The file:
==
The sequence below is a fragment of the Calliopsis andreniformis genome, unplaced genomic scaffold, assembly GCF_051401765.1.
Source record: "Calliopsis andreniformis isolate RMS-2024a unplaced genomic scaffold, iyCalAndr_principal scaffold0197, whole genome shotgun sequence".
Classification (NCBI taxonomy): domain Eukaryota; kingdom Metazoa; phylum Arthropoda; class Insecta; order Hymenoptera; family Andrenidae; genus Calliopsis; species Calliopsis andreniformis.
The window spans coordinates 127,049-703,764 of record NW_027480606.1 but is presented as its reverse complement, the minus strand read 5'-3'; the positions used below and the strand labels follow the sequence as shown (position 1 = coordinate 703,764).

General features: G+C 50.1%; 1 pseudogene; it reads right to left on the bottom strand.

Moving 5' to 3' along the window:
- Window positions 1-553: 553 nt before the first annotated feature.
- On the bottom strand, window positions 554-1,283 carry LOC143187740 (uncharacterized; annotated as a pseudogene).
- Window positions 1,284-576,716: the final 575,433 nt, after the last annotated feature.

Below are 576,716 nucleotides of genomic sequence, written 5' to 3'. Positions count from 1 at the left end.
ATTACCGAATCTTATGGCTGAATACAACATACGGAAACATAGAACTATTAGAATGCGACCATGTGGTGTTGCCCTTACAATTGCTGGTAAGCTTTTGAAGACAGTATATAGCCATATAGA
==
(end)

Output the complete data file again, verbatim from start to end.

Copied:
The sequence below is a fragment of the Calliopsis andreniformis genome, unplaced genomic scaffold, assembly GCF_051401765.1.
Source record: "Calliopsis andreniformis isolate RMS-2024a unplaced genomic scaffold, iyCalAndr_principal scaffold0197, whole genome shotgun sequence".
Classification (NCBI taxonomy): domain Eukaryota; kingdom Metazoa; phylum Arthropoda; class Insecta; order Hymenoptera; family Andrenidae; genus Calliopsis; species Calliopsis andreniformis.
The window spans coordinates 127,049-703,764 of record NW_027480606.1 but is presented as its reverse complement, the minus strand read 5'-3'; the positions used below and the strand labels follow the sequence as shown (position 1 = coordinate 703,764).

General features: G+C 50.1%; 1 pseudogene; it reads right to left on the bottom strand.

Moving 5' to 3' along the window:
- Window positions 1-553: 553 nt before the first annotated feature.
- On the bottom strand, window positions 554-1,283 carry LOC143187740 (uncharacterized; annotated as a pseudogene).
- Window positions 1,284-576,716: the final 575,433 nt, after the last annotated feature.

Below are 576,716 nucleotides of genomic sequence, written 5' to 3'. Positions count from 1 at the left end.
ATTACCGAATCTTATGGCTGAATACAACATACGGAAACATAGAACTATTAGAATGCGACCATGTGGTGTTGCCCTTACAATTGCTGGTAAGCTTTTGAAGACAGTATATAGCCATATAGA